Karaoke, Japan, rock and roll, gummy bears, professional killers. I don’t really know what the hell I just watched but I couldn’t take my eyes out of it. The weirdness in this short film builds up and up and when you think it can’t possibly get any weirder something even more weird happens.
Learning to play a new instrument is an exciting endeavour until you get caught up in the hours of mind-numbing practice required to get proficient. But if learning the piano is up next on your bucket list, you'll be desperate to get your hands on this clever projection system that makes learning the ivories…
All-robot rockband Compressorhead pays tribute to their namesake in this video. Of course, it's a lot easier to play "Ace of Spades" when your guitarist has 78 fingers and your drummer sports four stick-wielding arms.
Rock Band 3 is going to make tens, if not hundreds of thousands of gamers into actual guitarists. How? It cleverly shoehorns guitar lessons into a game that kids and adults both love. And this is how it looks.
With each successive version, Rock Band becomes less about pretending to play music and more about actually playing music. Hopefully this is what Rock Band 9 will be like in 20 years when we all have augmented reality contact lenses.
For years, musicians have mocked those of us holding plastic guitars. Fair enough—but we had fun! But with Rock Band 3, we learn what Harmonix was up to all along: Actually teaching us how to play real instruments.
Mad Catz is the official hardware partner for Rock Band 3, and their two new realistic instruments—pro guitar with 102 buttons, and the keyboard peripheral—are the closest you get to real instruments yet.
Rock Band 3 is going to come with a real-deal MIDI keyboard. Yes, this new music game will attempt to teach you to actually play music.
Attention, toy instrument connoisseurs! Make room in your pretend studio for a new addition: the piano. Yes, Rock Band 3 is bringing the ivories to the video game world.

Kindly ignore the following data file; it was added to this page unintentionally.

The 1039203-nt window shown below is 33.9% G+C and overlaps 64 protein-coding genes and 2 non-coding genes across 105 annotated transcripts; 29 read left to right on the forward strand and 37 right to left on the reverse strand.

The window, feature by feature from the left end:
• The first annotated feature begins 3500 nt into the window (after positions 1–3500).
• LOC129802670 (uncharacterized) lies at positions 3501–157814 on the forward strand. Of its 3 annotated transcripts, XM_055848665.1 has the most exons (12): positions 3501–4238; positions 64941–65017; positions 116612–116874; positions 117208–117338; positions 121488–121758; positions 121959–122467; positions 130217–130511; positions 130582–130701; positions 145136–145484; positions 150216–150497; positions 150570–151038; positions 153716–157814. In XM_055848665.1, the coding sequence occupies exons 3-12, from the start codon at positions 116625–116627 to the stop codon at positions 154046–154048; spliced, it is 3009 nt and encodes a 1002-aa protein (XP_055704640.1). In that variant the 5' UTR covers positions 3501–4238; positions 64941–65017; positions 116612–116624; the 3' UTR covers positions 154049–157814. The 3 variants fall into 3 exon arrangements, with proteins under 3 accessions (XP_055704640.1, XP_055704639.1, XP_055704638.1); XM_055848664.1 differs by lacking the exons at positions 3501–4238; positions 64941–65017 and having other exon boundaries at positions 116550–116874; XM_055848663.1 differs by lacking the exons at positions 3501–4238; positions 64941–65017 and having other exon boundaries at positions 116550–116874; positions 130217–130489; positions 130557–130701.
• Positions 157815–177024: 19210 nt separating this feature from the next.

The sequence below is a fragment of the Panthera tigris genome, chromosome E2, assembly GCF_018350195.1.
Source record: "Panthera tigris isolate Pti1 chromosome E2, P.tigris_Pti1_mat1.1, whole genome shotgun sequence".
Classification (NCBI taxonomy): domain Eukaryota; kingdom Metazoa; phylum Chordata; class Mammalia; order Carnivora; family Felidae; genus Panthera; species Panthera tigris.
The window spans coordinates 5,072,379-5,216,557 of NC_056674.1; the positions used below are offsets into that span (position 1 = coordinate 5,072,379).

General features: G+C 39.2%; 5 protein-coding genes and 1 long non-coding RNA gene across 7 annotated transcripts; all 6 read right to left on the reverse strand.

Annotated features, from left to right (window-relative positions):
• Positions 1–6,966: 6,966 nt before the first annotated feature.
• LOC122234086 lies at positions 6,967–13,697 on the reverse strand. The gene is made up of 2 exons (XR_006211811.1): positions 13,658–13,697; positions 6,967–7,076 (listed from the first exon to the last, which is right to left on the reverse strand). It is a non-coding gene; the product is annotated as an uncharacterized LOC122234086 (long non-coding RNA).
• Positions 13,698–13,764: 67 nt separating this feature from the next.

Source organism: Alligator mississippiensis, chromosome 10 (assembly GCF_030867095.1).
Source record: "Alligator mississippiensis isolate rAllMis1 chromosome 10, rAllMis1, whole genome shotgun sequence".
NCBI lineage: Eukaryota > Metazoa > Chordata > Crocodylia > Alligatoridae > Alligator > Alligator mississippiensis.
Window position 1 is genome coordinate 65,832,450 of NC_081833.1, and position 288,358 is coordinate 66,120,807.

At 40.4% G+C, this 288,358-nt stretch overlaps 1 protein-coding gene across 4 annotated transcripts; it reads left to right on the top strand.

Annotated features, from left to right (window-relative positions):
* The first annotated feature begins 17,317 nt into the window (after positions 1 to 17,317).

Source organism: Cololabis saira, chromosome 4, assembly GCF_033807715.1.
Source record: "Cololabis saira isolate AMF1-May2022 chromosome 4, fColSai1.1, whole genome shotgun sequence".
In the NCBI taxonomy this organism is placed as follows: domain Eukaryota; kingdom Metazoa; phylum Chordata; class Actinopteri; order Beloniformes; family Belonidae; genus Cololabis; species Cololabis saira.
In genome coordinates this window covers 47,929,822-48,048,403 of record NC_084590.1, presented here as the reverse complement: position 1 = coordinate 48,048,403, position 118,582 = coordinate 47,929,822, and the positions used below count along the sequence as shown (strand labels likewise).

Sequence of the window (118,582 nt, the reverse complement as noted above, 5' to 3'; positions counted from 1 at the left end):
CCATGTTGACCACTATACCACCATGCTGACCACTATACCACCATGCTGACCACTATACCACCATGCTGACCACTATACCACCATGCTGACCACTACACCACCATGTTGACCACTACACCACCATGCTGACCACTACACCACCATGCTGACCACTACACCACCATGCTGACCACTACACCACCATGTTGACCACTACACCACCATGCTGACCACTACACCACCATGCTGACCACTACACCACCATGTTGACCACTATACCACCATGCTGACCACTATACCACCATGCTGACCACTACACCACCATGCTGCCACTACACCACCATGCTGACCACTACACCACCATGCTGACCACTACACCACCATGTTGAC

Ever spiced up Internet poker by busting out a webcam and turning it into a strip game? Yeah? Well, have you ever done it while using a Rock Band drum kit to control the game? Here's how.
Controllers can be a hassle to keep track of, and often clutter up valuable home entertainment space. But here comes the Wall Clip, what Mary Poppins would surely have used if the Banks children had been gamers.
Fake musicians the world over are increasingly casting aside their fake instruments, reports video game stats go-to firm the NPD Group. Apparently, the short era of plastic rhythm game instruments and accessories is leveling off.
Look, it's the box art from Star Trek Online (along with new screens and impressions)! Also read on for the latest infotainment regarding Diablo III, a Diablo clone, the Avatar game and, of course, Modern Warfare 2.
On one hand, what's happening here is very simple: Rock Band's singing feature just senses pitch, not words, so it's perfectly reasonable that a flute—or indeed almost any instrument—could do the trick. On the other? This is art.
This little homemade robot takes all of those impressive no-look Dragonforce-on-expert Rock Band/Guitar Hero YouTube videos and destroys them with a cold, clockwork efficiency. Updated.
The disdain I harbored for that ridiculous Altec Lansing Guitar Hero "stage monitor" was fading this morning, but news from Polk that they, too, would be entering the world of fake music accessories revived those feelings anew.
And with this, a $100, 40-watt speaker that looks exactly like a stage monitor but nonetheless isn't quite a stage monitor, the bizarre, alternate universe of rhythm gaming is complete.
The $10 Rock Band iPhone app that's on the App Store now is basically the console experience brought to your phone, complete with a music store to get new songs for $1. The only thing lacking is the control scheme.